Organizations have taken big strides in the past decade to move away from the work management practices that emerged in the 1940s. Markets, communities and social environments have become too complex and demanding to rely on the command - and control good old days model, in which few people made all the decisions.
The transition to this new reality of work (employees managed as assets, empowered through knowledge) has not been smooth or simple. Change is never easy to accept. Long - standing beliefs and ideologies about appropriate behaviors in a work setting can be tough to overcome. These mind-sets both influence personal behaviors and provide the framework for assessing the behaviors of others. Behavioral change requires a period of experimentation before an organization can expect to be reasonably effective. Employees, supervisors, managers and executives alike will have to reconsider their work patterns and develop new work relationships with the people around them.
Organizations are extraordinarily complex, and mayor change initiatives must contend with a long list of action levers, which are policies, practices or technology that can improve productivity, adopted singly or in combination and managed by the organization. A key secret is to orchestrate a process that eventually creates a balance between management`s expectation and the end results. We have followed such a turbulent path while crafting the quality philosophy and culture to transform organizations. In every organization, employees work within the parameters of a so called psychological contract. It is unwritten and largely unstated, but it implicitly recognizes what the institution is going to do for the employees and what the employees are going to do for the institution. It establishes the level of effort the individual is willing and expected to make, as well as the linkage between performance and organizational rewards. For example, if an employee is asked to work more hours than normal, as may be the case for knowledge workers on special projects, it might be advantageous for the organization to grant extra time off when the projects are completed or to recognize the extra effort with the bonus or other special rewards - otherwise, the individual may hesitate to put forth the same level of effort the next time.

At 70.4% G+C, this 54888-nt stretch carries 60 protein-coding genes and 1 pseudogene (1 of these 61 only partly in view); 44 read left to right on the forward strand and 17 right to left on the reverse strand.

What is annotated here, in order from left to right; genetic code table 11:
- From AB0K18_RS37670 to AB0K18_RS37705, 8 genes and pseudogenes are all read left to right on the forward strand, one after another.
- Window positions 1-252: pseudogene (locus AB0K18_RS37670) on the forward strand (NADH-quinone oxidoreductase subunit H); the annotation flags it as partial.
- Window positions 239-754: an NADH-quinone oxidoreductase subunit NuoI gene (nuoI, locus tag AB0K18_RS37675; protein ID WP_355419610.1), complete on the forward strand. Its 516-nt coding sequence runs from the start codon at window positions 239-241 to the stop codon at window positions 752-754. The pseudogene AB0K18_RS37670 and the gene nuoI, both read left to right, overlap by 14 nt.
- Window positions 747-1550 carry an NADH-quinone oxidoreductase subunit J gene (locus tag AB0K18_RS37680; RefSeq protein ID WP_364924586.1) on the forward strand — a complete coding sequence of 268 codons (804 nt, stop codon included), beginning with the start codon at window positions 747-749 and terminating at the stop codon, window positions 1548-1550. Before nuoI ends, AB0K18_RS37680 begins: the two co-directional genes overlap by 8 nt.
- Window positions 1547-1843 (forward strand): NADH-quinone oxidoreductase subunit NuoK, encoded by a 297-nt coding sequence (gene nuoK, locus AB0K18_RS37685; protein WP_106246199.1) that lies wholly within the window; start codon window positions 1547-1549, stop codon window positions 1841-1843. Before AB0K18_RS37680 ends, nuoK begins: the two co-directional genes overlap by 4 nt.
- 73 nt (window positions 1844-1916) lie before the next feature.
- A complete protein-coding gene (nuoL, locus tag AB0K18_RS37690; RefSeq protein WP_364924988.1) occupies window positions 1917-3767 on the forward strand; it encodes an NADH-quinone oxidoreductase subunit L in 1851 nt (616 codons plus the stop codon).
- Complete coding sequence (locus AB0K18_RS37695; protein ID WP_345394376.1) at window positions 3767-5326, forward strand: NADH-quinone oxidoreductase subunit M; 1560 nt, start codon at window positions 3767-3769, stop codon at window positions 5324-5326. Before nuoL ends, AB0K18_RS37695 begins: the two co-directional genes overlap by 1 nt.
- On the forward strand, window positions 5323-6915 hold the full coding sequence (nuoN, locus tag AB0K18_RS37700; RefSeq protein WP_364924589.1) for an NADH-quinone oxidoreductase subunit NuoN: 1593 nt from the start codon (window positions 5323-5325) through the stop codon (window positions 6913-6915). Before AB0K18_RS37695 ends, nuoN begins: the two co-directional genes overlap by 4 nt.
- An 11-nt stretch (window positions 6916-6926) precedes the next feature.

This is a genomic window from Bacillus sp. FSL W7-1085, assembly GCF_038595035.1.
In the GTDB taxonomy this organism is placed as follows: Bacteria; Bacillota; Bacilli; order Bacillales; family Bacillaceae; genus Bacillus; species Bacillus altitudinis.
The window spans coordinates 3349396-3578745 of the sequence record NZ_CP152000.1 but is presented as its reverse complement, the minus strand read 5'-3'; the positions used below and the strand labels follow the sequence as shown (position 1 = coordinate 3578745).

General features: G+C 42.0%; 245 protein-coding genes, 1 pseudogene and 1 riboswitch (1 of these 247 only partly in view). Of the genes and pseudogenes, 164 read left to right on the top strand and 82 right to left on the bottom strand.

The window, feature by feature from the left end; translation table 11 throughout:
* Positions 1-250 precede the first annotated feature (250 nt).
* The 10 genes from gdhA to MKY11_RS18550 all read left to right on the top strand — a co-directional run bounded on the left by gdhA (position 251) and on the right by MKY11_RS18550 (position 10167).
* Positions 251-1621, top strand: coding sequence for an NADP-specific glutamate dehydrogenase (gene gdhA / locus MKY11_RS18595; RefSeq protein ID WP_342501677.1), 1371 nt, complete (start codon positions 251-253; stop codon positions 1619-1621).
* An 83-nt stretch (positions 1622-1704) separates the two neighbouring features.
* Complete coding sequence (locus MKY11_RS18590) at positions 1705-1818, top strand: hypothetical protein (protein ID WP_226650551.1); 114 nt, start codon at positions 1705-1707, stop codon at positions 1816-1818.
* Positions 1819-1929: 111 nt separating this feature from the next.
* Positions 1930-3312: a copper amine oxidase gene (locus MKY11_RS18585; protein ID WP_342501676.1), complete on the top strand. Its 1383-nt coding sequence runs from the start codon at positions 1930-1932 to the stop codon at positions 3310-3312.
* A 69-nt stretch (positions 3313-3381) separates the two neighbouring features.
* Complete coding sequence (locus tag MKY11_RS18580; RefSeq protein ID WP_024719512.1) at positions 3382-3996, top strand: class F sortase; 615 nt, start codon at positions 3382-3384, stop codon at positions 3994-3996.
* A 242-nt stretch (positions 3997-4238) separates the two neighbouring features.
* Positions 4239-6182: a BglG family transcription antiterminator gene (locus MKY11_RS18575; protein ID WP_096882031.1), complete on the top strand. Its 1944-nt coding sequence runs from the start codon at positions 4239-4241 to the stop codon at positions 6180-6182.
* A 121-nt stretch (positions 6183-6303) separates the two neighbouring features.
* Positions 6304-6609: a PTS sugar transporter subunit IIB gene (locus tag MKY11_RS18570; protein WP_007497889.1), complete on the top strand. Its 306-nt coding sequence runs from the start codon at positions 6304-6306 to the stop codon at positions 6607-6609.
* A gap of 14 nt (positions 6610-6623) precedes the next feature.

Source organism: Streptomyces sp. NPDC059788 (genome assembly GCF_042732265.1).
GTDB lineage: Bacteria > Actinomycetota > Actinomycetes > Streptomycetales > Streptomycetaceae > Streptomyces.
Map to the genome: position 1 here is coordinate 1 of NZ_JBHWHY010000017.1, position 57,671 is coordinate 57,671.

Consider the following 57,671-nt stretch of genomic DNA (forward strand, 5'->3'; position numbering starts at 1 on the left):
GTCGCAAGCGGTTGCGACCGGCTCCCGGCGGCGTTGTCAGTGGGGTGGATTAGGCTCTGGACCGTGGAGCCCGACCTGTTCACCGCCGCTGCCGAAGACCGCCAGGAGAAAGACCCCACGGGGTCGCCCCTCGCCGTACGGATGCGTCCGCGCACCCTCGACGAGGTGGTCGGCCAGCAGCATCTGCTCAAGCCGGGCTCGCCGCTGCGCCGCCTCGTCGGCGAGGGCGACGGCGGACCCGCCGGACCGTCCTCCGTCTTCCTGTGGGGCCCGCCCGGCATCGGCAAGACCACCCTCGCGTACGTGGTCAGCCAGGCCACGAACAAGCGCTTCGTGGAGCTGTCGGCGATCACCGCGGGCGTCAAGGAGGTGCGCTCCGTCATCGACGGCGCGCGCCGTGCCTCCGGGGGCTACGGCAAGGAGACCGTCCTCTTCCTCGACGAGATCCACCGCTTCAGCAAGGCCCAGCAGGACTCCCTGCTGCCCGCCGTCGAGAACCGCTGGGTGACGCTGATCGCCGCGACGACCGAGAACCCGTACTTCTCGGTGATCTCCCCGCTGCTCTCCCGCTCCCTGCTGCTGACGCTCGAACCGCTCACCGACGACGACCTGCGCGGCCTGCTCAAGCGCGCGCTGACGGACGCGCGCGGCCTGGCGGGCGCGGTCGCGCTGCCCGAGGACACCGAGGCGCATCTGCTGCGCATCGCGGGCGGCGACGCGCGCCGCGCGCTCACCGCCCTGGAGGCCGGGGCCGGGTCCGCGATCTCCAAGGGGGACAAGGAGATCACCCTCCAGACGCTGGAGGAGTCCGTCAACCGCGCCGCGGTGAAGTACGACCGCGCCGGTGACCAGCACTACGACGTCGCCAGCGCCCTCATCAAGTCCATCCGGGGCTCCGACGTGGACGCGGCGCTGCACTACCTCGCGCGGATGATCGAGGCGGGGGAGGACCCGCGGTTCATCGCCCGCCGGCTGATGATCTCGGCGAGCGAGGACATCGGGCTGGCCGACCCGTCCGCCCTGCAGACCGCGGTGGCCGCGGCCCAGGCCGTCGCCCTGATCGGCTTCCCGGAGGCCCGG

A change endeavor that requires different behavior from employees prompts a need to renegotiate the contract. The options for the individual are to seek other employment, to go along merely to placate management and to survive, or to work with the organization to influence the proposed changes so that both sides win. Most of the action levers represent a change in the work situation; either they involve the need to develop new social and working relationships, or they require the development of new work behaviors. These behavioral changes demand a redefinition of the contract. The situation will prompt a high level of discomfort until new and satisfactory work relationships are established. This makes the contract and important consideration in the architecture of change initiatives.
But let us come back to a favorite topic. High performance does not happen automatically. It must be carefully designed, and experience indicates that it needs champions who provide intelligence, leadership and support. Again, people do not feel comfortable with change; they tend to resist the unknown, and they are often reluctant to commit to a transformation venture that has an uncertain future (the difference between pioneers and settlers). Change agents provide the leadership needed to get people out of their comfort zones. In a way, they must become merchants of vision, bringing new purpose and values to the institution. The challenge is to integrate new ideals into the domain of transformation. These leaders acknowledge that changes in the agendas of organizations are inevitable and necessary, and that there is need to address new concepts, personal responsibility, product and service quality, expanding markets, shrinking resources, technological advancements and culture transformation in order to adapt, thrive, innovate and lead.
Average teams are satisfied to be average; others expect to be champions. It all starts with the energy of leaders thriving to make high performance a group goal. However, the leadership role in setting the performance expectations or standards is often overlooked in conventional scenarios. Someone has to decide that it is possible to be the best or that, simply, there is a better way. It is not easy to aspire to world-class-olympic standards. People have to be challenged and convinced that the improbable is nevertheless possible.
Traditional human resources practices have focused on minimal performance standards and by now that has become part of the group psychology in many work units: "Everyone was good enough to be hired". It has also been perpetuated by traditional merit pay systems: "We need to keep our employees "whole". Everyone deserves some pay increase". The responsibility of leadership is pressing for the development of capabilities to be the best. It is about raising the bar.
Copyright 1997 QBS, Inc.